Archive for October 3rd, 2008

by Sam Juliano

     The New York Philharmonic and conductor Lorin Maazel performed a rare encore at the conclusion of a mid-week concert that included a beloved work by Peter Ilyich Tchaikovsky and the fifth of Bach’s Brandenburg Concertos.  The five-minute “replay” of multiple variations that comprise the closing of the last movement of the “Suite No. 3 in G major, Op 55) written in 1884 by the adored Russian composer, was apparently granted as a result of repeated standing ovations, by an unusually ebullient Maazel.  In actuality, due to its brevity, breath and popularity, Tchaikovsky himself set the concert tradition in the 1880’s of having this Andante con moto movement performed as a separate piece.  There’s no question that the near-sellout audience in Avery Fisher Hall appreciated the full orchestra’s complicity in bringing this staple of the concert hall, a work of evocative orchestration and gorgeous melodies, to incomparable excellence.  Excluding his six symphonies, the “Suite 3” ranks with the “Piano Concerto No. 1 in B-flat,” the violin concerto and the “Romeo and Juliet Overture” among Tchaikovsky’s most popular works.  The piece was inevitably played after intermission, allowing for the most fervent audience reaction as the final work performed. (more…)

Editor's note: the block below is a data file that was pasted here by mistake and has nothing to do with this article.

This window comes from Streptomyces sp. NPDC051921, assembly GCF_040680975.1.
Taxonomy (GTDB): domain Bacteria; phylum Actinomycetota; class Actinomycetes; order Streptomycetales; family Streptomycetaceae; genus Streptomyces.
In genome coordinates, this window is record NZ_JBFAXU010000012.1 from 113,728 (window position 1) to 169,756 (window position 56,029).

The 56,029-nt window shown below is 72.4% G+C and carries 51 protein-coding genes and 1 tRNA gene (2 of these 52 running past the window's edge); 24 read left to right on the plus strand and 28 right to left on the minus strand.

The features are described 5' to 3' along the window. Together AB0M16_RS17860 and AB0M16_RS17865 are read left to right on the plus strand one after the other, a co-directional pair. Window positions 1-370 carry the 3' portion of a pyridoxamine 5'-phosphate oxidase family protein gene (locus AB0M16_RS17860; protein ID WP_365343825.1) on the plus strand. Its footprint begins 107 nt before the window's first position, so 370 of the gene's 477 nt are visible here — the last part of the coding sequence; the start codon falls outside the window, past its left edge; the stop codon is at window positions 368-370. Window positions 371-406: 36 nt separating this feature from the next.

Read Full Post »